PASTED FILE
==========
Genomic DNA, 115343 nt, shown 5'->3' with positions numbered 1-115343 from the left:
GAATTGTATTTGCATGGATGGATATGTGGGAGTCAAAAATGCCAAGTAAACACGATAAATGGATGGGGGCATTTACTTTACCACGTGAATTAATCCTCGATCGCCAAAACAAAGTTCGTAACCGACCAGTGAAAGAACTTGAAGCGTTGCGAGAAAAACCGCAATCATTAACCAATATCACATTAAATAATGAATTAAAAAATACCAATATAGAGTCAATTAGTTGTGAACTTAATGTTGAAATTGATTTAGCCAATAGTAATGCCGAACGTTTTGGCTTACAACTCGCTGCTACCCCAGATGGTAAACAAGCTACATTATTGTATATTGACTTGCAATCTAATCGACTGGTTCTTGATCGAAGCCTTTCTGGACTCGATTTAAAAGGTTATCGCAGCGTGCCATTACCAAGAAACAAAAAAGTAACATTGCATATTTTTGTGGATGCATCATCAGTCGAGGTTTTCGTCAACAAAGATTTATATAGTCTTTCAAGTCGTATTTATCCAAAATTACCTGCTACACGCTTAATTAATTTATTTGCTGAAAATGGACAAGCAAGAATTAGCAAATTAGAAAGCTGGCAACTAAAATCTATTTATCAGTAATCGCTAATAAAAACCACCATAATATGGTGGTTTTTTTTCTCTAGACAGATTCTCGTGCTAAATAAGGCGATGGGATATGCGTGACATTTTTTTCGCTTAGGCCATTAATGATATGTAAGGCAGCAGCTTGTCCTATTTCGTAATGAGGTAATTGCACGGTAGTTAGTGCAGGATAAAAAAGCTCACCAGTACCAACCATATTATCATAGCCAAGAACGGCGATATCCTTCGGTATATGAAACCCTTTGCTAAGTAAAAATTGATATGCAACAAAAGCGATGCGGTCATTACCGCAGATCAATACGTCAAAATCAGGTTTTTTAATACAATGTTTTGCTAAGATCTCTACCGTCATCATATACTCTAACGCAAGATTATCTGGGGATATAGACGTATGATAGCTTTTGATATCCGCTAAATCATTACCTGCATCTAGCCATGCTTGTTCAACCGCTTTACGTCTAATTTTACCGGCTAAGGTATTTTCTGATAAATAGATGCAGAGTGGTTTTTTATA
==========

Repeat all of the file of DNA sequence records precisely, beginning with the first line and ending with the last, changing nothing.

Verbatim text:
Genomic DNA, 115343 nt, shown 5'->3' with positions numbered 1-115343 from the left:
GAATTGTATTTGCATGGATGGATATGTGGGAGTCAAAAATGCCAAGTAAACACGATAAATGGATGGGGGCATTTACTTTACCACGTGAATTAATCCTCGATCGCCAAAACAAAGTTCGTAACCGACCAGTGAAAGAACTTGAAGCGTTGCGAGAAAAACCGCAATCATTAACCAATATCACATTAAATAATGAATTAAAAAATACCAATATAGAGTCAATTAGTTGTGAACTTAATGTTGAAATTGATTTAGCCAATAGTAATGCCGAACGTTTTGGCTTACAACTCGCTGCTACCCCAGATGGTAAACAAGCTACATTATTGTATATTGACTTGCAATCTAATCGACTGGTTCTTGATCGAAGCCTTTCTGGACTCGATTTAAAAGGTTATCGCAGCGTGCCATTACCAAGAAACAAAAAAGTAACATTGCATATTTTTGTGGATGCATCATCAGTCGAGGTTTTCGTCAACAAAGATTTATATAGTCTTTCAAGTCGTATTTATCCAAAATTACCTGCTACACGCTTAATTAATTTATTTGCTGAAAATGGACAAGCAAGAATTAGCAAATTAGAAAGCTGGCAACTAAAATCTATTTATCAGTAATCGCTAATAAAAACCACCATAATATGGTGGTTTTTTTTCTCTAGACAGATTCTCGTGCTAAATAAGGCGATGGGATATGCGTGACATTTTTTTCGCTTAGGCCATTAATGATATGTAAGGCAGCAGCTTGTCCTATTTCGTAATGAGGTAATTGCACGGTAGTTAGTGCAGGATAAAAAAGCTCACCAGTACCAACCATATTATCATAGCCAAGAACGGCGATATCCTTCGGTATATGAAACCCTTTGCTAAGTAAAAATTGATATGCAACAAAAGCGATGCGGTCATTACCGCAGATCAATACGTCAAAATCAGGTTTTTTAATACAATGTTTTGCTAAGATCTCTACCGTCATCATATACTCTAACGCAAGATTATCTGGGGATATAGACGTATGATAGCTTTTGATATCCGCTAAATCATTACCTGCATCTAGCCATGCTTGTTCAACCGCTTTACGTCTAATTTTACCGGCTAAGGTATTTTCTGATAAATAGATGCAGAGTGGTTTTTTATA